"Sounds good to me," Bdubs says with honest warmth. He stretches out his arms and gives a hearty yawn for emphasis.
"I wish, though. We really do need to get some of this stuff organised for tomorrow first."
"Actually, a bit of a break might be good for you. Let me handle some of it. The rest we can save for tomorrow," Bdubs says, beginning to untangle himself from his nest of blankets, but Guude is quick to push him back down.
"No. No, I need to do this. I want to keep myself busy."
Bdubs gives him a stern look. He sits up straighter and crosses his arms. "Seriously, Guude. You should take a break. You've been working yourself non-stop ever since Madcow disappeared. You're just gonna burn yourself out."
“I'm fine," Guude protests. His fingers tremble and the green of his eyes stands out against the dark shadows underneath.
Bdubs rises abruptly. "No, Guude. You're not fine." His voice quavers, rising in cadence. He begins pacing the room, eyes flitting about hurriedly. "I think I know what this is about," he finally says.
Guude shakes his head but doesn't go to interrupt.
"You need to stop blaming yourself," Bdubs says harshly. "I've said it before and I'll say it again: you've done everything you can. It's not. Your. Fault."
"He was my responsibility, Bdubs! Do you know how young he was?" Guude lets out a ragged breath, a thick lump forming in his throat.
"I know just as well as anyone else. But that doesn't change the fact that he knew what he was doing. He made his own decisions. He chose to help protect us even though it put him a risk."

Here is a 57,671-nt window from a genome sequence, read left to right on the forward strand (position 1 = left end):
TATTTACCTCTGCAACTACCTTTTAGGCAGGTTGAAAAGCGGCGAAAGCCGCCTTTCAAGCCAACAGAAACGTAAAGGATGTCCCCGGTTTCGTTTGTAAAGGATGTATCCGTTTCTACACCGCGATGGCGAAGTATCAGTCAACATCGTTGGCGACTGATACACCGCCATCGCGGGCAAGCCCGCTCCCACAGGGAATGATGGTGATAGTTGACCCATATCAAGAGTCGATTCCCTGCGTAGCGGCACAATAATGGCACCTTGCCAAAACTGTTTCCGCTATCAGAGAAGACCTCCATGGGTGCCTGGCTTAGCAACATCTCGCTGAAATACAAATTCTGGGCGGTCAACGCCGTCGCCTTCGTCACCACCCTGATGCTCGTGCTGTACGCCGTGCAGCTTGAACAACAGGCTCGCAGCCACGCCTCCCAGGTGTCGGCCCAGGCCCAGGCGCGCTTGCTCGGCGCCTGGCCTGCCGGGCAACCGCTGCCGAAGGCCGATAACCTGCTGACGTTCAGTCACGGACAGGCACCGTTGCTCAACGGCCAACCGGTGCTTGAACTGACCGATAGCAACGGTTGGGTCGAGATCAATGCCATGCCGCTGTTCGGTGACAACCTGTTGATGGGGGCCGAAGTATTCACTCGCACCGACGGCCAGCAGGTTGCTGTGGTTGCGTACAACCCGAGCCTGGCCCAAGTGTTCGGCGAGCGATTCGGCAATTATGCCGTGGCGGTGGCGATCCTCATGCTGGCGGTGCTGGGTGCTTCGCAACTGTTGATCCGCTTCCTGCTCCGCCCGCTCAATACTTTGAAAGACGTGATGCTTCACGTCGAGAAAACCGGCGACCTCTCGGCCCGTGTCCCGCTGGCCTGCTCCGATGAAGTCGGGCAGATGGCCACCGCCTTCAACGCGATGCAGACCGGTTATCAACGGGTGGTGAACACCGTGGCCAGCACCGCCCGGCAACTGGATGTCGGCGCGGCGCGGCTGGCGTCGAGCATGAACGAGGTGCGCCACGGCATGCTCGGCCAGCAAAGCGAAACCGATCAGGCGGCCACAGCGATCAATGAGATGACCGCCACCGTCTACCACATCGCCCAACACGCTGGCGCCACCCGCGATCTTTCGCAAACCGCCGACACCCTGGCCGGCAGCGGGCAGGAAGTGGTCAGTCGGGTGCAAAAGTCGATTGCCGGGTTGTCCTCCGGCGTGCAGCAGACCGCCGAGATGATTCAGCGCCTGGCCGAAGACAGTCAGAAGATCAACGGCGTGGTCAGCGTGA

"I chose to help protect him."
"But that still doesn't make it your fault," Bdubs says with a harsh sigh. He rubs his eyes and falls back to the couch. "Why won't you listen to me?"
"I am listening to you!" Guude protests. He gives a huff of indignation. The tension in the air prickles at the back of his neck and the air feels too thick to breathe. He eyes the door off to the side before shooting his friend and confidant an electric glare.
"Clearly, you're not," Bdubs snaps back.
Guude gives him a pained look and places his forgotten coffee on a nearby table. "I'm going out," he snarls. "Don't try and stop me."
"Don't worry, I won't."
Bdubs watches silently as Guude trudges out of the room. The door closes with a dull crash and he pretends not to hear the crack of a fist against a wall from the other side of the door.
Out among the low-hanging trees and loose dirt paths of the graveyard, a single torch remains manned in the darkness. Guude wanders between the headstones, mouthing the names as he walks. Each name comes with a flourish of memories: some violent, others silent and cold—these the ones who never made it home. He approaches the light and sees Seth sitting by the freshly packed dirt of Shree's grave.
Seth doesn't stir when Guude sits down beside him. Guude breathes in the frigid air and briefly regrets abandoning the warmth of his home. Seth eventually looks up from his quiet contemplation. He looks to be faring better than most of the others, even if he does look a bit paler than usual. "Quiet night," Seth offers in greeting.